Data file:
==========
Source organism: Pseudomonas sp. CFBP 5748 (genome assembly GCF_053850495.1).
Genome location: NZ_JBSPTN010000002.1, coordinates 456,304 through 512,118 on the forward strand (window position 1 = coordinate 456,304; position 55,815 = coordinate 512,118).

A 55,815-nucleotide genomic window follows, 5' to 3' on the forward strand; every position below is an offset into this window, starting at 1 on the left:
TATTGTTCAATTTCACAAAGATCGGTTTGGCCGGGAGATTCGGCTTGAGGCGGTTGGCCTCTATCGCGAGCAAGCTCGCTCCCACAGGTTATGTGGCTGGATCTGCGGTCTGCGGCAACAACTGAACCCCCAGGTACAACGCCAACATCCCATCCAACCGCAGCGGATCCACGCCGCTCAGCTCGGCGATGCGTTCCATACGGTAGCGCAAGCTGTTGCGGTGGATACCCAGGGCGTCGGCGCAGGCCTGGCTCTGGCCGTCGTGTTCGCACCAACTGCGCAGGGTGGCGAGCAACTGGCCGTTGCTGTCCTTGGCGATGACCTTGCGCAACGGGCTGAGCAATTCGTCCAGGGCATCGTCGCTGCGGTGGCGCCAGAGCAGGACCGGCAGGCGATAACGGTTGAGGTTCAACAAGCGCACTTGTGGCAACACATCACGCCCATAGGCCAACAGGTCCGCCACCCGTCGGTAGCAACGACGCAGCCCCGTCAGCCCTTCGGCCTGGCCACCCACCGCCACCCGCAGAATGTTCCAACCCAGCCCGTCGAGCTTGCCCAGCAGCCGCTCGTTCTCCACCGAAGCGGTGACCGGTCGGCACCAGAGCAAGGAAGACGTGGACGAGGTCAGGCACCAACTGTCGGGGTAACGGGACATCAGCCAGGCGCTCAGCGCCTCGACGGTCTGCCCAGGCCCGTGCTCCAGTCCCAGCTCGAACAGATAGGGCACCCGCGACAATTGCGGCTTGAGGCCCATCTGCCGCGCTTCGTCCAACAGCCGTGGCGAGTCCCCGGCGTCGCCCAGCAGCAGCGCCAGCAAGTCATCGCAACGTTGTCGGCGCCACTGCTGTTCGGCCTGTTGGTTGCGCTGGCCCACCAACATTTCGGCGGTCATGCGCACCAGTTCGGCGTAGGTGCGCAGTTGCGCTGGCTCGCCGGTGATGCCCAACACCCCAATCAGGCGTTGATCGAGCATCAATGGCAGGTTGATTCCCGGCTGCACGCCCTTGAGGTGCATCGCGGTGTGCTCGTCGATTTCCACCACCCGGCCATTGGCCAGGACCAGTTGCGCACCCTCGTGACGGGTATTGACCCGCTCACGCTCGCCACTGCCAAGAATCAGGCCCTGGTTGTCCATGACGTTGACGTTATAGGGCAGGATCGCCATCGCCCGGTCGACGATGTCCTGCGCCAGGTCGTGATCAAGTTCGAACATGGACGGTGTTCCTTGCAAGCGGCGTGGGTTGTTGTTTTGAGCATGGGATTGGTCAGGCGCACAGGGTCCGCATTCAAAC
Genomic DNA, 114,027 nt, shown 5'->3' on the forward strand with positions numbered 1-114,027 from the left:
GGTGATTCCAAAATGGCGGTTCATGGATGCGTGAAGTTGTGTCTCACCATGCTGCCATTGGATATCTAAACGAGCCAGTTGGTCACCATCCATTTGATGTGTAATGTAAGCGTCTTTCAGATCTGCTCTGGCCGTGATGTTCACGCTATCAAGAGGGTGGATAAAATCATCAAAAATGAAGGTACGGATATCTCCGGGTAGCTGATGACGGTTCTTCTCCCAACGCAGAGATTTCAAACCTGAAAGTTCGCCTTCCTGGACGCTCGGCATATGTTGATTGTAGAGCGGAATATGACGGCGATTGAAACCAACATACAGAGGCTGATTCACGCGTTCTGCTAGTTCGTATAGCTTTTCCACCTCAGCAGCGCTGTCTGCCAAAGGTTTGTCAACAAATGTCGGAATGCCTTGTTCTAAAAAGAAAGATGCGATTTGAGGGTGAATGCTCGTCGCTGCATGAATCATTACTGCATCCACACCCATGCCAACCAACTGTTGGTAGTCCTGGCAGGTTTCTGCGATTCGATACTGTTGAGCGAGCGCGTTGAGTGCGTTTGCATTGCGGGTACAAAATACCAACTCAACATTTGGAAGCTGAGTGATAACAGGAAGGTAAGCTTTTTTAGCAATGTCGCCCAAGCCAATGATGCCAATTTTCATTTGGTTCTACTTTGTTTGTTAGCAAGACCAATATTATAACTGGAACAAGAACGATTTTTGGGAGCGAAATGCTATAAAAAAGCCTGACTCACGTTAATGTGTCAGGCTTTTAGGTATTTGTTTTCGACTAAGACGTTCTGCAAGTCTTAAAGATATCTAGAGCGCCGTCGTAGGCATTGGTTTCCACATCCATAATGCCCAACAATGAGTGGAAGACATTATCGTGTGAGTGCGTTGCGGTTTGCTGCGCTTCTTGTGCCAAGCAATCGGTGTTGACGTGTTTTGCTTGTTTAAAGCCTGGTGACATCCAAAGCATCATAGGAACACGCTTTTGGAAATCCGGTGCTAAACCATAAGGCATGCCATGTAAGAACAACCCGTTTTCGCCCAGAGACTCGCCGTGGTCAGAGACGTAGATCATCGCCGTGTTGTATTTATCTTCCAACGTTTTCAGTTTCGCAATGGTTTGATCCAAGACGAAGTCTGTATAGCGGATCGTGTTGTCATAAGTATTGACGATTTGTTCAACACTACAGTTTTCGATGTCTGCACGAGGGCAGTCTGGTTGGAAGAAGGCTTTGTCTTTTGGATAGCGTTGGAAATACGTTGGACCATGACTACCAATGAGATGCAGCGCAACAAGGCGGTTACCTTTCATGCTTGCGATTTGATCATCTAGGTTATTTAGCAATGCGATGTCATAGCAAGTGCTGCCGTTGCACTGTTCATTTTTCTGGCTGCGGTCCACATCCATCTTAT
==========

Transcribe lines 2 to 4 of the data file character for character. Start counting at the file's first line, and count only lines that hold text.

Genome location: NZ_JBSPTN010000002.1, coordinates 456,304 through 512,118 on the forward strand (window position 1 = coordinate 456,304; position 55,815 = coordinate 512,118).

A 55,815-nucleotide genomic window follows, 5' to 3' on the forward strand; every position below is an offset into this window, starting at 1 on the left:
TATTGTTCAATTTCACAAAGATCGGTTTGGCCGGGAGATTCGGCTTGAGGCGGTTGGCCTCTATCGCGAGCAAGCTCGCTCCCACAGGTTATGTGGCTGGATCTGCGGTCTGCGGCAACAACTGAACCCCCAGGTACAACGCCAACATCCCATCCAACCGCAGCGGATCCACGCCGCTCAGCTCGGCGATGCGTTCCATACGGTAGCGCAAGCTGTTGCGGTGGATACCCAGGGCGTCGGCGCAGGCCTGGCTCTGGCCGTCGTGTTCGCACCAACTGCGCAGGGTGGCGAGCAACTGGCCGTTGCTGTCCTTGGCGATGACCTTGCGCAACGGGCTGAGCAATTCGTCCAGGGCATCGTCGCTGCGGTGGCGCCAGAGCAGGACCGGCAGGCGATAACGGTTGAGGTTCAACAAGCGCACTTGTGGCAACACATCACGCCCATAGGCCAACAGGTCCGCCACCCGTCGGTAGCAACGACGCAGCCCCGTCAGCCCTTCGGCCTGGCCACCCACCGCCACCCGCAGAATGTTCCAACCCAGCCCGTCGAGCTTGCCCAGCAGCCGCTCGTTCTCCACCGAAGCGGTGACCGGTCGGCACCAGAGCAAGGAAGACGTGGACGAGGTCAGGCACCAACTGTCGGGGTAACGGGACATCAGCCAGGCGCTCAGCGCCTCGACGGTCTGCCCAGGCCCGTGCTCCAGTCCCAGCTCGAACAGATAGGGCACCCGCGACAATTGCGGCTTGAGGCCCATCTGCCGCGCTTCGTCCAACAGCCGTGGCGAGTCCCCGGCGTCGCCCAGCAGCAGCGCCAGCAAGTCATCGCAACGTTGTCGGCGCCACTGCTGTTCGGCCTGTTGGTTGCGCTGGCCCACCAACATTTCGGCGGTCATGCGCACCAGTTCGGCGTAGGTGCGCAGTTGCGCTGGCTCGCCGGTGATGCCCAACACCCCAATCAGGCGTTGATCGAGCATCAATGGCAGGTTGATTCCCGGCTGCACGCCCTTGAGGTGCATCGCGGTGTGCTCGTCGATTTCCACCACCCGGCCATTGGCCAGGACCAGTTGCGCACCCTCGTGACGGGTATTGACCCGCTCACGCTCGCCACTGCCAAGAATCAGGCCCTGGTTGTCCATGACGTTGACGTTATAGGGCAGGATCGCCATCGCCCGGTCGACGATGTCCTGCGCCAGGTCGTGATCAAGTTCGAACATGGACGGTGTTCCTTGCAAGCGGCGTGGGTTGTTGTTTTGAGCATGGGATTGGTCAGGCGCACAGGGTCCGCATTCAAAC